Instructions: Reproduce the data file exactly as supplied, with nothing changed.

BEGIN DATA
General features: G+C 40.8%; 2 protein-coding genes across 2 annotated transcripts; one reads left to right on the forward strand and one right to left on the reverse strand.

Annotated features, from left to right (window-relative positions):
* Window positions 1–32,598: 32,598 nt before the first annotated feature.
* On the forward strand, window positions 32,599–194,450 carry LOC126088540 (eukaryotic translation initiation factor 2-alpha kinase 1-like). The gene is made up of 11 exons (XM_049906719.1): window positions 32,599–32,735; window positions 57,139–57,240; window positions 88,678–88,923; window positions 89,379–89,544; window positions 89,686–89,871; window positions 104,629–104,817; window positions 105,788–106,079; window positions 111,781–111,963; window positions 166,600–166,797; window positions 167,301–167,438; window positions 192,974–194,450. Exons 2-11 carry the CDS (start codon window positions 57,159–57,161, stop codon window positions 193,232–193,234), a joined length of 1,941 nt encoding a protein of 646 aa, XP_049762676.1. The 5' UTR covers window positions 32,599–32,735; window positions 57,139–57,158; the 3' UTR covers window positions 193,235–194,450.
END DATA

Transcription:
General features: G+C 40.8%; 2 protein-coding genes across 2 annotated transcripts; one reads left to right on the forward strand and one right to left on the reverse strand.

Annotated features, from left to right (window-relative positions):
* Window positions 1–32,598: 32,598 nt before the first annotated feature.
* On the forward strand, window positions 32,599–194,450 carry LOC126088540 (eukaryotic translation initiation factor 2-alpha kinase 1-like). The gene is made up of 11 exons (XM_049906719.1): window positions 32,599–32,735; window positions 57,139–57,240; window positions 88,678–88,923; window positions 89,379–89,544; window positions 89,686–89,871; window positions 104,629–104,817; window positions 105,788–106,079; window positions 111,781–111,963; window positions 166,600–166,797; window positions 167,301–167,438; window positions 192,974–194,450. Exons 2-11 carry the CDS (start codon window positions 57,159–57,161, stop codon window positions 193,232–193,234), a joined length of 1,941 nt encoding a protein of 646 aa, XP_049762676.1. The 5' UTR covers window positions 32,599–32,735; window positions 57,139–57,158; the 3' UTR covers window positions 193,235–194,450.